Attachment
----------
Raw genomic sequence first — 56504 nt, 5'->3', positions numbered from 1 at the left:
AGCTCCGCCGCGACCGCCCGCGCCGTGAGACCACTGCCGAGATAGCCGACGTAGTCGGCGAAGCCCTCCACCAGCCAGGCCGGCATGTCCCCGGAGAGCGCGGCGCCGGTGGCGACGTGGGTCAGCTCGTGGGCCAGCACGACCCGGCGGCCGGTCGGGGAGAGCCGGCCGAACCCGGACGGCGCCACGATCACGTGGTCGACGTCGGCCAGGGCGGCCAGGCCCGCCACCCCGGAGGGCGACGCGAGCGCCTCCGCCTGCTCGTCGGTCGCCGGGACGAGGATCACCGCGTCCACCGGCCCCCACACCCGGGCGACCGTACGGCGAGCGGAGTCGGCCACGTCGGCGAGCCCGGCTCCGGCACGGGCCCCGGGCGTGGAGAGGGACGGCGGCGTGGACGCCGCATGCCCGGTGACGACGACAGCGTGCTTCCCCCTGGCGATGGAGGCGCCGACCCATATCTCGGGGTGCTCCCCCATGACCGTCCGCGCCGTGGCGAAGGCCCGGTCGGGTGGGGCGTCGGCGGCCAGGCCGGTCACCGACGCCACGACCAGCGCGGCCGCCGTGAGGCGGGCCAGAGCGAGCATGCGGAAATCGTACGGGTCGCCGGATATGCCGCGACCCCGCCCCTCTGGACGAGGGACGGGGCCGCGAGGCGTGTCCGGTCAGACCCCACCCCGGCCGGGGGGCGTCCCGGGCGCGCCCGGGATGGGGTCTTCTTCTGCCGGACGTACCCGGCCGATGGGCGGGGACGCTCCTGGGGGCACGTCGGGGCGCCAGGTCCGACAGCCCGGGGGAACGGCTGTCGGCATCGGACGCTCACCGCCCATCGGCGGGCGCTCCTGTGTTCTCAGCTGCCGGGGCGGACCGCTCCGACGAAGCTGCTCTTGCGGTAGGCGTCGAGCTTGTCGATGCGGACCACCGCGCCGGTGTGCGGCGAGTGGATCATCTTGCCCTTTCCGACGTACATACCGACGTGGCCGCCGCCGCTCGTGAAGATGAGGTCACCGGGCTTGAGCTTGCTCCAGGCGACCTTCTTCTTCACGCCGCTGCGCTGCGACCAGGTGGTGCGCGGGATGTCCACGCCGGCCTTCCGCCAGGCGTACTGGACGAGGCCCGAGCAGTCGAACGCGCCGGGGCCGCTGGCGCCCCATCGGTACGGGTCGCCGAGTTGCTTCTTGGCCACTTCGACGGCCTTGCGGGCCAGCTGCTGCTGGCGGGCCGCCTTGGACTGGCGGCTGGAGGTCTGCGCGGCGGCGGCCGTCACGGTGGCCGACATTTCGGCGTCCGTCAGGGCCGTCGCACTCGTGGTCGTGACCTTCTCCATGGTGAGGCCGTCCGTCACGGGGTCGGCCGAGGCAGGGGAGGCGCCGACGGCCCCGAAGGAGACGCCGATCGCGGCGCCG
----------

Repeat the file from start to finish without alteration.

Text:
Raw genomic sequence first — 56504 nt, 5'->3', positions numbered from 1 at the left:
AGCTCCGCCGCGACCGCCCGCGCCGTGAGACCACTGCCGAGATAGCCGACGTAGTCGGCGAAGCCCTCCACCAGCCAGGCCGGCATGTCCCCGGAGAGCGCGGCGCCGGTGGCGACGTGGGTCAGCTCGTGGGCCAGCACGACCCGGCGGCCGGTCGGGGAGAGCCGGCCGAACCCGGACGGCGCCACGATCACGTGGTCGACGTCGGCCAGGGCGGCCAGGCCCGCCACCCCGGAGGGCGACGCGAGCGCCTCCGCCTGCTCGTCGGTCGCCGGGACGAGGATCACCGCGTCCACCGGCCCCCACACCCGGGCGACCGTACGGCGAGCGGAGTCGGCCACGTCGGCGAGCCCGGCTCCGGCACGGGCCCCGGGCGTGGAGAGGGACGGCGGCGTGGACGCCGCATGCCCGGTGACGACGACAGCGTGCTTCCCCCTGGCGATGGAGGCGCCGACCCATATCTCGGGGTGCTCCCCCATGACCGTCCGCGCCGTGGCGAAGGCCCGGTCGGGTGGGGCGTCGGCGGCCAGGCCGGTCACCGACGCCACGACCAGCGCGGCCGCCGTGAGGCGGGCCAGAGCGAGCATGCGGAAATCGTACGGGTCGCCGGATATGCCGCGACCCCGCCCCTCTGGACGAGGGACGGGGCCGCGAGGCGTGTCCGGTCAGACCCCACCCCGGCCGGGGGGCGTCCCGGGCGCGCCCGGGATGGGGTCTTCTTCTGCCGGACGTACCCGGCCGATGGGCGGGGACGCTCCTGGGGGCACGTCGGGGCGCCAGGTCCGACAGCCCGGGGGAACGGCTGTCGGCATCGGACGCTCACCGCCCATCGGCGGGCGCTCCTGTGTTCTCAGCTGCCGGGGCGGACCGCTCCGACGAAGCTGCTCTTGCGGTAGGCGTCGAGCTTGTCGATGCGGACCACCGCGCCGGTGTGCGGCGAGTGGATCATCTTGCCCTTTCCGACGTACATACCGACGTGGCCGCCGCCGCTCGTGAAGATGAGGTCACCGGGCTTGAGCTTGCTCCAGGCGACCTTCTTCTTCACGCCGCTGCGCTGCGACCAGGTGGTGCGCGGGATGTCCACGCCGGCCTTCCGCCAGGCGTACTGGACGAGGCCCGAGCAGTCGAACGCGCCGGGGCCGCTGGCGCCCCATCGGTACGGGTCGCCGAGTTGCTTCTTGGCCACTTCGACGGCCTTGCGGGCCAGCTGCTGCTGGCGGGCCGCCTTGGACTGGCGGCTGGAGGTCTGCGCGGCGGCGGCCGTCACGGTGGCCGACATTTCGGCGTCCGTCAGGGCCGTCGCACTCGTGGTCGTGACCTTCTCCATGGTGAGGCCGTCCGTCACGGGGTCGGCCGAGGCAGGGGAGGCGCCGACGGCCCCGAAGGAGACGCCGATCGCGGCGCCG